Disclaimer: The information provided may not cover all aspect of unique or special circumstances, federal regulations, medical procedures, and benefit information are subject to change. To ensure the accuracy of this information, contact relevant parties for assistance including OPM’s retirement center. Over time, various dynamic economic factors relied upon as a basis for this article may change. The advice and strategies contained herein may not be suitable for your situation and this service is not affiliated with OPM or any federal entity. You should consult with a financial, medical or human resource professional where appropriate. Neither the publisher or author shall be liable for any loss or any other commercial damages, including but not limited to special, incidental, consequential, or other damages.

Posted in ANNUITIES / ELIGIBILITY, BENEFITS / INSURANCE, ESTATE PLANNING, FINANCE / TIP, RETIREMENT CONCERNS, SOCIAL SECURITY / MEDICARE

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Posted on Friday, 8th October 2021 by

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We are used to paying more for everything these days so it shouldn’t be a surprise again this year that the majority of our Federal Employee’s Health Benefits (FEHB) premiums are going up. The average total premiums for current non-Postal employees and annuitants enrolled in plans under the FEHB Program will increase 2.4 percent for 2022, the second lowest premium increase in the last 24 years. Under FEDVIP, the overall average premium for dental plans will increase by 0.81 percent, and the overall average premium for vision plans will increase by 0.95 percent.

I reviewed the 66 nationwide Plan premiums this week; 13 plans had no premium change year to year, while 44 increased and 9 decreased their premiums. Four of the national plan groups, Blue Cross and Blue Shield (BCBS), GEHA, NACL, and APWU had several plans each with no change from the prior year. Of the 44 plans that increased their premiums the largest was $66.42 monthly for the MHBP Standard Option Self + One. The two plans with the largest premium reduction of $25.74 per month are the GEHA High Self Plus one and the SAMBA High Self & Family. There are also many regional HMO plans to consider.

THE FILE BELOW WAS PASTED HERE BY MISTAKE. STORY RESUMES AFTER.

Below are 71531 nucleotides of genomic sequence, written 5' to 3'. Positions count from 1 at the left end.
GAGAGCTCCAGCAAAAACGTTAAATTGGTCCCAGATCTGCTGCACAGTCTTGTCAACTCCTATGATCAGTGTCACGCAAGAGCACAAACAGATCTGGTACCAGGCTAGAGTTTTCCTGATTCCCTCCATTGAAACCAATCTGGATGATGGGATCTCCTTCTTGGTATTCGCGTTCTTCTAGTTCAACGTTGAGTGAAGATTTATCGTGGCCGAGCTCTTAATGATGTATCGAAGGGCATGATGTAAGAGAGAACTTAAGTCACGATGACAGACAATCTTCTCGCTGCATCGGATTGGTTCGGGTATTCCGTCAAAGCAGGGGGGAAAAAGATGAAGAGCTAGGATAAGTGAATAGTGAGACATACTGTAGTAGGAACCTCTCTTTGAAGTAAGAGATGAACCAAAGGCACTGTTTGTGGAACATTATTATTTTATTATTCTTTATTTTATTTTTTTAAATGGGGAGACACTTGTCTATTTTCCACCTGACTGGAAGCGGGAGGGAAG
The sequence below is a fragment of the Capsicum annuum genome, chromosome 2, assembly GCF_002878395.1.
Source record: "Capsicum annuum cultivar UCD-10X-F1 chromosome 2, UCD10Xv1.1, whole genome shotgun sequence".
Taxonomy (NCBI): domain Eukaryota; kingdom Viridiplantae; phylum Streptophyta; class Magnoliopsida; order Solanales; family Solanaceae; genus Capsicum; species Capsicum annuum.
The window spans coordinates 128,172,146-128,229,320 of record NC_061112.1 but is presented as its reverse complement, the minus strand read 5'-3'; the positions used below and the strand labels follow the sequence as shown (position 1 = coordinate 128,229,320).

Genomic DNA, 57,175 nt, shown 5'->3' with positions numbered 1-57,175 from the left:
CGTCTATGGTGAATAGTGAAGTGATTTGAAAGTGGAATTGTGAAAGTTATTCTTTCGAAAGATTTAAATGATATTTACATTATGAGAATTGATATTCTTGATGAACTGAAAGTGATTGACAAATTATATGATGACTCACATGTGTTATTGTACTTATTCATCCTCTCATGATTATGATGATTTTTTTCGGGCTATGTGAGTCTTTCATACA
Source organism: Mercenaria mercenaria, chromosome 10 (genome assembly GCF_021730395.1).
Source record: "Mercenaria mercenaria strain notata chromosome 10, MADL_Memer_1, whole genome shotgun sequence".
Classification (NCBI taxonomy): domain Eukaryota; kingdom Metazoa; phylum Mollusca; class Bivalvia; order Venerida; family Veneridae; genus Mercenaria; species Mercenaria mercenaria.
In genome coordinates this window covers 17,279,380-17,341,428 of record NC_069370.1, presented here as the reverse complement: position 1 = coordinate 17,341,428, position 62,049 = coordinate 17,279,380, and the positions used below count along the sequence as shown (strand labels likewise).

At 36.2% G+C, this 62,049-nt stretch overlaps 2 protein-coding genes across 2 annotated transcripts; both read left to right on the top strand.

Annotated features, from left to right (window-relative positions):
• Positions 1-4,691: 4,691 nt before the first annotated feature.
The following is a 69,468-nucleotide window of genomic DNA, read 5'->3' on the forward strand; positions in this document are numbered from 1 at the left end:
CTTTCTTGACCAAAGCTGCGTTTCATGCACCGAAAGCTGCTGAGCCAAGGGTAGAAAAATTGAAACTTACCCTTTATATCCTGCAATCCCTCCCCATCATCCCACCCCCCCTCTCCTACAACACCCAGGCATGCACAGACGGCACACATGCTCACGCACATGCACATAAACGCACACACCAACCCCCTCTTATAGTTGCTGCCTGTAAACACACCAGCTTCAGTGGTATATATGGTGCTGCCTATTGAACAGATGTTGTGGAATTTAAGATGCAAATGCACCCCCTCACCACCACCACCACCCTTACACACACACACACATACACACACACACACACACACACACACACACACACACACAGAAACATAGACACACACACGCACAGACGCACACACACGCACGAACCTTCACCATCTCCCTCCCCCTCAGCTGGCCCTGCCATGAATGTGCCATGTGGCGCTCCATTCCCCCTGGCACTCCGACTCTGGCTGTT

In some cases, the enrollee share of premiums for the Self Plus One enrollment type will be higher than for the Self and Family enrollment type. Enrollees who wish to cover one eligible family member are free to elect either the Self and Family or Self Plus One enrollment type. For example, the MHBP Standard Self & Family premium of $394.05 is $30.44 less that their Self Plus One plan!

OPM worked with FEHB carriers to provide COVID-19 testing and vaccines, telehealth, and mental health benefits to federal enrollees. To date, over 85% of those enrolled in the FEHB Program have access to incentives of $25 up to $100 for receiving a COVID-19 vaccination.

The 2022 FEHB rates are now posted online. My wife and I are enrolled in the Nationwide GEHA Standard Self Plus One Plan. Their premium of $291.92 remained the same.  The Nationwide Blue Cross and Blue Shield Basic Self Plus One premium increased $15.08 to $424.95 per month. HMO plans have similar price changes with some reductions, for example the Pennsylvania UPMC HMO Standard Health Plan Self Plus One UW6 enrollment code increased $76.91 to $489.49 per month!